Sweet victory: Peanut butter cups win
ranked-choice chocolate election
STATE HOUSE – Even in a crowded field, peanut butter cups won a decisive victory this Valentine’s Day.
The sweet treat was the clear winner in a “chocolate election” staged yesterday by Rep. Rebecca Kislak (D-Dist. 4, Providence) and Sen. Valarie Lawson (D-Dist. 14, East Providence) as a demonstration of ranked-choice voting.
Ranked-choice voting, also called instant run-off voting, allows voters to rank the candidates in order of preference in races when there are more than two candidates. The votes are tabulated in rounds, with the lowest-ranked candidates eliminated in each round until there are only two candidates left. The one who is determined to have received the majority of the votes in the final round is declared the winner.
Yesterday’s election — held online and open to anyone — pitted Reese’s Peanut Butter Cups against Hershey’s Kiss, Twix, Kit Kat and Milky Way, and asked voters to rank the five chocolates in their order of preference. Samples of all the candidates (candydates?) were available at tables outside the House and Senate chambers around yesterday’s legislative sessions.
As it turned out, it was just one vote that prevented the election from going to a second round. Of the 505 people who voted, 253 — exactly one vote more than 50% — ranked Reese’s Peanut Butter Cups as their top choice. Twix came in a distant second at 86 first-choice votes, followed by Kit Kat (75), Hershey’s Kiss (49) and Milky Way (42). Full election results are available at this link.
Had peanut butter cups received one less vote, the election would have gone to a second round, in which Milky Way would have been eliminated, and its 42 votes would be redistributed to the candidates chosen as no. 2 by each of those 42 voters.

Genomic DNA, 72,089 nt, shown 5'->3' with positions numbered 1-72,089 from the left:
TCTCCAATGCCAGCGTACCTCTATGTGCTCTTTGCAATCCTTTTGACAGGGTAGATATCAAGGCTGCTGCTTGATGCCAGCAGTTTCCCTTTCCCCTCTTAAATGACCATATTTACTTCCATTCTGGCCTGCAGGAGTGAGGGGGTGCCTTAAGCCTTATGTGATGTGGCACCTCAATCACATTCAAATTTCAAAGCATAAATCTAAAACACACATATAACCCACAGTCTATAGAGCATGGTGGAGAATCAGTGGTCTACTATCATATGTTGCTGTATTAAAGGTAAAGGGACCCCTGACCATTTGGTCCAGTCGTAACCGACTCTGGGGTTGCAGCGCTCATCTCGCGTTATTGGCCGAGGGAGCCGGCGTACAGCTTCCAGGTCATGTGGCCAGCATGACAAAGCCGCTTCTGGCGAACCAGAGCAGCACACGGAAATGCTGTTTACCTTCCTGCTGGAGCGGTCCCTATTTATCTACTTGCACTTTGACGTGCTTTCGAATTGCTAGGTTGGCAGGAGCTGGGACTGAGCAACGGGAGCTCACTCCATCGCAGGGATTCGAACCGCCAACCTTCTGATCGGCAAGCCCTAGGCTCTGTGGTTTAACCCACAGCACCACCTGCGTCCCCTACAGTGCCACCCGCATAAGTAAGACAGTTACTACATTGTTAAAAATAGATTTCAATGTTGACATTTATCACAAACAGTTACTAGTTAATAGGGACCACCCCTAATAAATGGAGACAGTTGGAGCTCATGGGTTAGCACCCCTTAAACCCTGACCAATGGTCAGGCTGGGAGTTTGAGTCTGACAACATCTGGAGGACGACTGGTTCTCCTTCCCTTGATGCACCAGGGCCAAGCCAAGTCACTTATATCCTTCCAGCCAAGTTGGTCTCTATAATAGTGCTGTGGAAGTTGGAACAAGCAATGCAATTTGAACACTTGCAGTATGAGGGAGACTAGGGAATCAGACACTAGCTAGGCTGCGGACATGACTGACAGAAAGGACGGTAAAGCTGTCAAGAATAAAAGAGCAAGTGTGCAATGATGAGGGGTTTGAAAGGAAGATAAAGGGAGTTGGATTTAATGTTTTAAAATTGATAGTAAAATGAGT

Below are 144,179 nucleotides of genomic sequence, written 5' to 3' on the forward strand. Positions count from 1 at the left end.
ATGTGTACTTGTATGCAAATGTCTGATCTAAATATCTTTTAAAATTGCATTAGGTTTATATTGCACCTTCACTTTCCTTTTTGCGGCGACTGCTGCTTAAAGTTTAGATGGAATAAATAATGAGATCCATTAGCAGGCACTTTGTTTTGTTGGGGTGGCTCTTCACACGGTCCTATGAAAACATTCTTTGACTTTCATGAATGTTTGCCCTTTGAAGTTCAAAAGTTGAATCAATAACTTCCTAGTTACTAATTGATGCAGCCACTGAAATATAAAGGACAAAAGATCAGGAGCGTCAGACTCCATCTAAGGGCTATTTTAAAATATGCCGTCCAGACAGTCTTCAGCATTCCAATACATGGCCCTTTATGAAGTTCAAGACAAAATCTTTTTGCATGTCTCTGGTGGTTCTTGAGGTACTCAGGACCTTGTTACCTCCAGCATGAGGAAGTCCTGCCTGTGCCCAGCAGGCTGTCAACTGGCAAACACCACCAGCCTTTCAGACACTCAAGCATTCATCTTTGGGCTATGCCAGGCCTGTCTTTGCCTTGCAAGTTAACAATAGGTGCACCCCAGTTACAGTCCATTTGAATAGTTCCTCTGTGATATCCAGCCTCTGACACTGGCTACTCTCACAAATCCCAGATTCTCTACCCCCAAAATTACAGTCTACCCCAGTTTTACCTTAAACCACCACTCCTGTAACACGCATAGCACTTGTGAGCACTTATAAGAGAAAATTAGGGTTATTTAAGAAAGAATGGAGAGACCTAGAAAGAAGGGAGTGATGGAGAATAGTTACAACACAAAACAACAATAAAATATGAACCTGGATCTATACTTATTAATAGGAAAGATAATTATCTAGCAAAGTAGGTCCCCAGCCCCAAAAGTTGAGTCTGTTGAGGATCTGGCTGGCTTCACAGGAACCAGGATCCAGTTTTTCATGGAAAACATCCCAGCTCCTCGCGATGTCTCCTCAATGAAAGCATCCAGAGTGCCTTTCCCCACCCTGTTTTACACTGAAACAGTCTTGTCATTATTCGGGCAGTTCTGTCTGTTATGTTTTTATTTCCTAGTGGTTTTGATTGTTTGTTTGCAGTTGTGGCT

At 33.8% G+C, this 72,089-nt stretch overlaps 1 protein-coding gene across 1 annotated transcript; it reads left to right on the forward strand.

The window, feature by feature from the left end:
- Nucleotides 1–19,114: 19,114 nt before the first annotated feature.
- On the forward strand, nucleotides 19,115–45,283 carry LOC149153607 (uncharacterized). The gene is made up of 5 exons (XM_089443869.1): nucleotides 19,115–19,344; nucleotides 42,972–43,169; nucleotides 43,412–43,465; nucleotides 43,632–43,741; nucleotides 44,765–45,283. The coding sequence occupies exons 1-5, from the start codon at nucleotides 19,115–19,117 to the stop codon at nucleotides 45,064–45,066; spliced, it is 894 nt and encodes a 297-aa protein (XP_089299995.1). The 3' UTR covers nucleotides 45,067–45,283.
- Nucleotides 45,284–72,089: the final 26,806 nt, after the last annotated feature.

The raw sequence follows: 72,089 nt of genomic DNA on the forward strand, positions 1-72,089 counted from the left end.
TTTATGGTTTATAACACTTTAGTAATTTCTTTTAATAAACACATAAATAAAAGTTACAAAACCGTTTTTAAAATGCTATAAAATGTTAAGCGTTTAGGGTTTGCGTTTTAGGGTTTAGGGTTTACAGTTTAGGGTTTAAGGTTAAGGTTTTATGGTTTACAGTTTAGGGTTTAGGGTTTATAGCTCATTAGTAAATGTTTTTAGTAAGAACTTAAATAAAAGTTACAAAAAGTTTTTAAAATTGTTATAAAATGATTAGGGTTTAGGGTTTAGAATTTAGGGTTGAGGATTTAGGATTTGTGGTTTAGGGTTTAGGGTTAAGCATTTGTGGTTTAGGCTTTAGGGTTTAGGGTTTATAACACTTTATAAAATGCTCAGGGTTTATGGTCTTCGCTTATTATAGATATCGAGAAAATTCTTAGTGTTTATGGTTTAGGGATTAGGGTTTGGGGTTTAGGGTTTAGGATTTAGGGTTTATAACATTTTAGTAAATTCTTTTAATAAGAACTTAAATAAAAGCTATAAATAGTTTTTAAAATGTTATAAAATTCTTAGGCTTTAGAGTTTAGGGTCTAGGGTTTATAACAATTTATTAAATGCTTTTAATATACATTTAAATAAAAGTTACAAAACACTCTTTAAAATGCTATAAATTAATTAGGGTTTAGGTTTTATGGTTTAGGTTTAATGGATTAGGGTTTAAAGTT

While the majority vote for peanut butter cups prevented the demonstration from showing how subsequent rounds of ranked-choice voting would work, the exercise was a sweet victory in bringing attention to the concept of ranked-choice voting.
“With five delicious choices, this election was a good way to show people how ranked-choice voting allows you to vote for your favorite without having to worry about how other people might vote, because if your first choice is not popular, you know that your second choice will count if it would make a difference. This was a fun way to give Rhode Islanders a taste of a voting method that is gaining support throughout the country, and one that we could use in Rhode Island to give voters more of a voice than a simple pick-one ballot,” said Representative Kislak.
Said Senator Lawson, “Ranked-choice voting is an idea whose time has come. It’s being used successfully in other states, and even if the concept is a little more difficult to explain than simple majority voting, voters in those jurisdictions have been happy the process and the results. We believe that ranked-choice would improve Rhode Islanders’ satisfaction and engagement in our elections, which is a win for democracy.”
Senator Lawson and Representative Kislak this week are introducing legislation that would institute ranked-choice voting for presidential preference primaries, beginning with the 2024 presidential election. In 2020, the Democratic presidential primaries in Alaska, Nevada, Hawaii, Kansas and Wyoming all employed ranked-choice voting.
Proponents of ranked-choice voting point to its elimination of “spoiler” candidates or vote-splitting — situations where two or more candidates who appeal to a group of like-minded voters split that group’s votes, enabling the victory of a different candidate even if that candidate doesn’t win a majority.
The advantage to voters, according to FairVote, a national organization dedicated to advancing ranked-choice voting, is that “voters can sincerely rank candidates in order of preference. Voters know that if their first choice doesn’t win, their vote automatically counts for their next choice instead. This frees voters from worrying about how others will vote and which candidates are more or less likely to win.” There also exists research suggesting ranked-choice voting results in more civil campaigns and less negative campaigning.